- Hardcover: 256 pages
- Publisher: Sorin Books (October 1, 2010)
- Language: English
- ISBN-10: 1933495251
- ISBN-13: 978-1933495255
- Product Dimensions: 5.2 x 1 x 7.2 inches
- Shipping Weight: 12 ounces
- Average Customer Review: 3 customer reviews
- Amazon Best Sellers Rank: #1,165,604 in Books (See Top 100 in Books)
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Things Seen and Unseen: A Catholic Theologian's Notebook Hardcover – October 1, 2010
From Publishers Weekly
Gleaned from a 20-year-old collection of notebooks containing his reflections, this latest work by Cunningham, a University of Notre Dame theology professor, is filled with short and provocative , if disconnected, tidbits, jottings, thoughts, and opinions. Cunningham's short takes on subjects spanning prayer, atheism, the disappearing independent bookstore, and a scholar's life are written in true notebook style; he sets down an idea and works out his thoughts. He is at his best when he takes an uncommon view, such as saying he is less bothered by "spasms of anti-Catholicism" in the culture than he would be if there were a total lack of interest in his faith. "It would be a sign of irrelevancy," he writes. In opening his private musings to public view, however, Cunningham has left intact an occasional but unfortunate condescending tone that seems out of character for someone who presumably supports a diversity of ideas. For instance, he expresses his distaste for the Catholic Tridentine Mass in a way that is less than respectful of those who prefer this worship form. His references to some of the new Catholic colleges and his treatment of TV reporters are similarly dismissive. Nonetheless, readers cannot help finding his writing thought provoking.
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"Reading Cunningham is like listening to an exceedingly wise, articulate, provocative, funny and, above all, compassionate man who passionately wants you to meet the God he knows so well. Everything he writes is worth reading--often over and over. Highly recommended!" --Rev. James Martin, S.J., Author of The Jesuit Guide to (Almost) Everything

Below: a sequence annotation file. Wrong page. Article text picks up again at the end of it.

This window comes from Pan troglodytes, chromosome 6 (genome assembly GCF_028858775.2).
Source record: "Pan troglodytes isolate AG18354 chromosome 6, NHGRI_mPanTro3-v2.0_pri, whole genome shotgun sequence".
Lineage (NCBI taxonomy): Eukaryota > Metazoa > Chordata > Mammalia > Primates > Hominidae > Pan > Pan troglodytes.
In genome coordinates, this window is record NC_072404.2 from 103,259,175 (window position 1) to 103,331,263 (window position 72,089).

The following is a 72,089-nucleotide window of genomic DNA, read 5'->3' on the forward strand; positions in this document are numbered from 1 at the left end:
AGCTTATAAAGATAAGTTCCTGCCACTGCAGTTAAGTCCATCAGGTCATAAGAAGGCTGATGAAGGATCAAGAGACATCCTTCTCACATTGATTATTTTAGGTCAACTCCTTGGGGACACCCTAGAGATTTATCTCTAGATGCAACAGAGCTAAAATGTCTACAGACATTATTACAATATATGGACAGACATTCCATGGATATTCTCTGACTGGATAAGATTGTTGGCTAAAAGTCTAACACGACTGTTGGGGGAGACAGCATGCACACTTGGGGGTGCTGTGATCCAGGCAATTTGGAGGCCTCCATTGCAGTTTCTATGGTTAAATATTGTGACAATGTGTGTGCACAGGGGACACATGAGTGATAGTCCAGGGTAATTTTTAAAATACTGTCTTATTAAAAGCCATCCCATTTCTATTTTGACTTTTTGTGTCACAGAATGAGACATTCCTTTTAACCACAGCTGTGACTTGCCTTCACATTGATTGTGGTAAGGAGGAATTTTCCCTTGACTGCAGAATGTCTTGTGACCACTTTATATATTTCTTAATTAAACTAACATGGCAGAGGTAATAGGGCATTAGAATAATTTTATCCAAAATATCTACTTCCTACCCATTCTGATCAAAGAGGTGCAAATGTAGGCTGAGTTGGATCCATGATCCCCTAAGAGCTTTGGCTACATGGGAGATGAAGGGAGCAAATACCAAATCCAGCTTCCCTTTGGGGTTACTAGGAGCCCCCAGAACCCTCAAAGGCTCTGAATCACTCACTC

"Airplane travel is notoriously awful, but every so often the fates smile and you end up next to a sparkling conversationalist--erudite yet unpretentious, utterly hilarious, the kind of person who even hiccups in epigrams. Lawrence Cunningham is just such a personality, and reading Things Seen and Unseen is like taking the trip of a lifetime in his company. Settle in and enjoy the ride!" --John L. Allen Jr., Senior Correspondent, National Catholic Reporter
"Cunningham combines an intuitive sense of the holy and of beauty with care for the poor and a practiced life of prayer. His `jottings' demonstrate how delightful it can be to serve the Lord and others with full mind and heart and soul." --Patrick Jordan, Managing Editor, Commonweal
"Asked his goal as a teacher Cunningham first says `to convey a love of learning,' then shyly refers to a well-known text, `the love of learning and desire for God.' In these journal notes we meet a remarkable teacher who gracefully bears witness to that love and desire." --David J. O'Brien>, Professor Emeritus, Holy Cross College
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Things Seen and Unseen comes after an academic lifetime of producing books aimed at students and intelligent adult readers, combined with leading a constant stream of week-end and summer workshops. He has written, co-written and edited over a dozen titles, largely around western humanities, the nature of religion, Catholic experience and history, saints, spirituality, prayer and monasticism. He is a scholar of Thomas Merton and Cardinal Newman.